Paper is closely related to everyone's daily work and life, and the manufacture of paper is inseparable from the pulp. With the development of technology, more and more people use bagasse as raw material to make paper pulp, bagasse trays, bagasse bowls etc.
Pulping may seem simple, but it is actually a very complicated process. From the recycling of raw materials to washing, screening, bleaching, to the final pressing and alkali recovery, every link is automated and contains extremely high technical content.
Sugar cane contains around 10% sugar. But that means it contains around 90% non-sugar—the material known as bagasse which remains once the cane has been pulverized and the sugar-bearing juice squeezed out of it. World production of cane sugar every year Both reached hundreds of millions of tons, and this world resulted in a large amount of bagasse remaining. That results in a lot of bagasse.
At the moment, most of this is burned. Often, it fuels local generators that power the mills, so it is not wasted. With a bit of tweaking bagasse makes an excellent—and biodegradable—replacement for the plastic used for disposable food containers.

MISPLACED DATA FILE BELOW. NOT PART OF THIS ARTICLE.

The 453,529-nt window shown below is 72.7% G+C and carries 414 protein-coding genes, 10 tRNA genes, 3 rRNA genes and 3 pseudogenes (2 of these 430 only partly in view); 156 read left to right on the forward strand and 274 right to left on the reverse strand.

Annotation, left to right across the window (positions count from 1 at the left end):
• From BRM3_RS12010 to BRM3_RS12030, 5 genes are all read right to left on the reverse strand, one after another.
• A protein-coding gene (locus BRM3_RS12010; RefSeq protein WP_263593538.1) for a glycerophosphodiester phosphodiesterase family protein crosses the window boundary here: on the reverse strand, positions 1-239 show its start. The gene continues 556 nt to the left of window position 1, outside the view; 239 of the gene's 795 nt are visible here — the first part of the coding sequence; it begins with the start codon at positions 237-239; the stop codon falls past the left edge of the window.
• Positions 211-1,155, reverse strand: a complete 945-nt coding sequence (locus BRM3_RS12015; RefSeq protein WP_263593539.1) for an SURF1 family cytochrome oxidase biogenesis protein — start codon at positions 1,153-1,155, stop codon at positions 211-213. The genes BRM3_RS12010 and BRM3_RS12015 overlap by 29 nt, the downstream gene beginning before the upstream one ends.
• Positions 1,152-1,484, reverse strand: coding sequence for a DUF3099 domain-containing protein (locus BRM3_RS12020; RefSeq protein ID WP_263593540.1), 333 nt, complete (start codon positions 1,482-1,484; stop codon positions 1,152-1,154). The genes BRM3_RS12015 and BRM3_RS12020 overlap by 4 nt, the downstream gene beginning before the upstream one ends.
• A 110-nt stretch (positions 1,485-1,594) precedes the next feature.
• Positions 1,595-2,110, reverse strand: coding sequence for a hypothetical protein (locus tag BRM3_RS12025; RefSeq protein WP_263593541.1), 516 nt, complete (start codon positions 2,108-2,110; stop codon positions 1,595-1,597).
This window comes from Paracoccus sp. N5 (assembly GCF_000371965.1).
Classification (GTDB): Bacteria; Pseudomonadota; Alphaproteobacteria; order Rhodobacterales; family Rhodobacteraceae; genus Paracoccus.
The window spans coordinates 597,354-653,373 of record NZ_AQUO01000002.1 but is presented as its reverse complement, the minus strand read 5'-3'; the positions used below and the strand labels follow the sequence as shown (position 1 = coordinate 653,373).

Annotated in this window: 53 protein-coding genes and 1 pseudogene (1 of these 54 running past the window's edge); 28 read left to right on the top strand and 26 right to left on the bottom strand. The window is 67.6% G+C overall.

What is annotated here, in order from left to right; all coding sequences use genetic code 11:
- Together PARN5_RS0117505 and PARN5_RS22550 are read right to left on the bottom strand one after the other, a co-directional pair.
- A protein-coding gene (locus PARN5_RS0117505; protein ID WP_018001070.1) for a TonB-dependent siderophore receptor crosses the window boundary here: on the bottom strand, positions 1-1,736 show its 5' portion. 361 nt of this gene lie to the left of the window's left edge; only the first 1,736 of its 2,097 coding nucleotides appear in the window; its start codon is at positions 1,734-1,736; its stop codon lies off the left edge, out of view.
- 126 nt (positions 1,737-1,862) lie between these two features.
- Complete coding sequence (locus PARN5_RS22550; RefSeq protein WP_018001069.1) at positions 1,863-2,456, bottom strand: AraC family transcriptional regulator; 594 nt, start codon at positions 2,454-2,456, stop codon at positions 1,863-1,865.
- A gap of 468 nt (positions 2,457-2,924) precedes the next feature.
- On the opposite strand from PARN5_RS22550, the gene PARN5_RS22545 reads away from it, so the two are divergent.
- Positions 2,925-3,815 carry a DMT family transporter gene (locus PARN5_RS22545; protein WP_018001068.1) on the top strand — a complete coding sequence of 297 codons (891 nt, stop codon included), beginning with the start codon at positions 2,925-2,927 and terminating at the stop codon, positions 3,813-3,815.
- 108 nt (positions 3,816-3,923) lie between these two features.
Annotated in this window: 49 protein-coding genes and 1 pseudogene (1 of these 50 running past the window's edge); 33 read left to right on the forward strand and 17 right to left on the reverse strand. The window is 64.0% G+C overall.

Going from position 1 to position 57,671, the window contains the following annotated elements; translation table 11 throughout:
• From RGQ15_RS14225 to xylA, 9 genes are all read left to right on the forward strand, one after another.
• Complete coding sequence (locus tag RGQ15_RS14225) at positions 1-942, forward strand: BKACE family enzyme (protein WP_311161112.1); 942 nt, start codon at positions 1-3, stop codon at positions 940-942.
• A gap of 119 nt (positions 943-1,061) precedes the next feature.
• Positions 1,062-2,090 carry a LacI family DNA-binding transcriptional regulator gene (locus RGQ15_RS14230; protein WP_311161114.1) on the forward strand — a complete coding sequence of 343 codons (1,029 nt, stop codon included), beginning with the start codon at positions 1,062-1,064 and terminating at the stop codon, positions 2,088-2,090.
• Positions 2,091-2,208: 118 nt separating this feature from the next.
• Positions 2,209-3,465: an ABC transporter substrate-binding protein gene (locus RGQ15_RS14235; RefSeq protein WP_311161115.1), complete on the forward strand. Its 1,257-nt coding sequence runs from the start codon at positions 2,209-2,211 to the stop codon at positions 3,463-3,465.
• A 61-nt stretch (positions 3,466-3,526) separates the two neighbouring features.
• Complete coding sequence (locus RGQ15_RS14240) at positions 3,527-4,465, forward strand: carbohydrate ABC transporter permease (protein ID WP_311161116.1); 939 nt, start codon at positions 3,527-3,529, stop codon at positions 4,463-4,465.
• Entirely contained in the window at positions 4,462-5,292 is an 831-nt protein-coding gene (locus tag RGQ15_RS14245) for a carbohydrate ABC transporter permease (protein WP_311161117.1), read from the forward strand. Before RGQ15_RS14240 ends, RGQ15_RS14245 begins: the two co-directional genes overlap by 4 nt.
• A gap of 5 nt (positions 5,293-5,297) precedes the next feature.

Bamboo grows quickly, degrades readily and has appropriately long fibers. When the researchers blended a small amount of bamboo pulp into bagasse, they found that the result had a strong interweaving of short and long fibers. As a bonus, they also discovered that the hot pressing used as part of the process had mobilized some of the lignin in the fibers and that this stiff, water-repelling material was now acting as an adhesive that bonds the fibers together.
Zhejiang Pando EP Technology Co., Ltd. is committed to the production of bagasse square plates, as well as various types of recyclable paper cups, guided by the goal of promoting green packaging and sustainable development, Pando adheres to innovation, research, and development.